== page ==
Chance & Air Traffic

Chance & Air Traffic

The view of incoming air traffic from my studio. The sky looks clear, but you can see it's only a temporary pause.

The view of incoming air traffic from my studio as seen with a flight tracker app. The sky looks clear, but you can see it’s only a temporary pause.

For three years my studio was located right next to Interstate 75 in Ohio. I sorta became obsessed with that highway and would often find myself watching the cars speed by. But my obsession was not limited to the occasional break in my day. I may or may not have downloaded a police scanner app to get the low down on traffic and minor slow downs in general. I would even text friends mini traffic reports complete with road conditions. As strange as it may sound, that highway became a comforting constant that always reminded me of the world beyond whatever it was I was focused on in the moment.

One of the first days in my studio in Chicago I looked out of the window and saw a massive airplane flying over. Then I saw another. And another. I’m talking a low flying, you can almost see the name of the airline, airplanes. I was intrigued. After 20 minutes and a bit of googling I discovered that my studio is now right on a flight path to O’Hare Airport. I immediately remembered my love of I-75 and I was thrilled with this new transportation crush. Over the past couple months I’ve discovered a lot, like the air traffic is heaviest on weekend mornings and tapers off in the afternoon. Even at peak air traffic it’s a thousand times quieter than the highway. I began to wonder where these massive plans were traveling so I downloaded a flight tracker app and became a bit of an amateur bird watcher.

I’d hoped to incorporate this new love into my work but I didn’t quite know how. Then I was given a project in my Conceptual Strategies course that centered around chance processes. Chance processes have been used by artists like John Cage as a framework for assisting in decision making. Conceptual Strategies is a studio course where we explore various processes, methods, and approaches to the creation of art. It’s been a really valuable course because it’s given me a fresh perspective along with a plethora of new tools to experiment with. We have also had projects that center around list-making and others inspired by maps and observation. I decided to use the air traffic above my studio as the chance process to determine several key compositional elements of my project.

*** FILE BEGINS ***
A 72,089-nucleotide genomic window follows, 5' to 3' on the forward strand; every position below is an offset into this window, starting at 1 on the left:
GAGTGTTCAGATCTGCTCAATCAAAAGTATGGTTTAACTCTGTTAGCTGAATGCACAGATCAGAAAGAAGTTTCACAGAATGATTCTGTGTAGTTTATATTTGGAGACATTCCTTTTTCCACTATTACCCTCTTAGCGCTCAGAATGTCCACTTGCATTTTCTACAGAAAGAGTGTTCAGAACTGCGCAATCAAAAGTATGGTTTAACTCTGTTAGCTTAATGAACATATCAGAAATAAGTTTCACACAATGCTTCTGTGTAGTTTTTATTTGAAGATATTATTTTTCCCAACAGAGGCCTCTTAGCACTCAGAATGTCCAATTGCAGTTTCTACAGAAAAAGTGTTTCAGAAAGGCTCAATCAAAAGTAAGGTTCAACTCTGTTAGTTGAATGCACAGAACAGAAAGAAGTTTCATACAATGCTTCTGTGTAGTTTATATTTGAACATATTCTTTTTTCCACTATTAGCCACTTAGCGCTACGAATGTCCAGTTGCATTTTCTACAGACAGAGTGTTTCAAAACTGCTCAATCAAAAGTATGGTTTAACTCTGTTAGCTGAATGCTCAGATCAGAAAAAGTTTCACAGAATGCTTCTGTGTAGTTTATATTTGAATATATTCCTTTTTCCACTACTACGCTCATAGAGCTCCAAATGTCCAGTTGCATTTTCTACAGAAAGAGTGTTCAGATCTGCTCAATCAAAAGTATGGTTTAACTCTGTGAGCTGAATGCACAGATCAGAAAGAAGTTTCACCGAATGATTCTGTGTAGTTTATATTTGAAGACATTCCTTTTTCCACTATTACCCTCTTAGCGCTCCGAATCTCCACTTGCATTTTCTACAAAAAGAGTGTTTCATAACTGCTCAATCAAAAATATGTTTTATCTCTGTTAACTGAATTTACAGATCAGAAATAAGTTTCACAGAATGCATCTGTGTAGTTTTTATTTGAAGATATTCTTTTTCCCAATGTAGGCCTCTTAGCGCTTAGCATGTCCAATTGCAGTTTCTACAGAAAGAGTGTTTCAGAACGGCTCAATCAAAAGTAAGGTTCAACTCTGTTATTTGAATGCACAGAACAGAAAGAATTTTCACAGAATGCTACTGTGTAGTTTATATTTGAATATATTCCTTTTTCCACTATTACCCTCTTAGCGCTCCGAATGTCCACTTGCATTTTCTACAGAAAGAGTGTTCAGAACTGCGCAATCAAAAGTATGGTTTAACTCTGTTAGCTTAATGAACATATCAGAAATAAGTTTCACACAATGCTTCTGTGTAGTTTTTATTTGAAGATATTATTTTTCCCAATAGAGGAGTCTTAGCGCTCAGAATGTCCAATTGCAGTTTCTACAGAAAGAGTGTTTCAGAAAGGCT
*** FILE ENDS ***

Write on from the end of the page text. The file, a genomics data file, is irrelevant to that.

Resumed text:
First, with the help of the flight tracker app I created a list of all the airplanes flying over my studio during a 60 minute time span on a Saturday morning in late October.

The list!

The list!

The information that I complied was the foundation of the work and informed the decisions I made when creating it. For example, there were 34 flights listed and I created a piece composed of a series of 34 collages in total. I assigned colors, red and blue, to correlate to the domestic or international destination the plane was arriving from. I utilized the speed the airplane was moving to determine the number of elements I collaged together. Here is the final piece:

A tiny collaged box full of mini 3x3 inch collages!

A tiny collaged box full of mini 3×3 inch collages!

A look at a few of the collages in the piece I made using chance.

A look at a few of the collages in I made using chance.

The thing about this piece is that it never would have even occurred to me to make it prior to Conceptual Strategies. I’ve gotten pretty comfortable in my practice and the opportunity to try different approaches has been really enlightening. Adding an element of chance to my practice has freed me up some to go outside my normal. It’s a lot like looking out the window and realizing there’s a thousand people driving by or flying overhead. There’s a whole different world out there.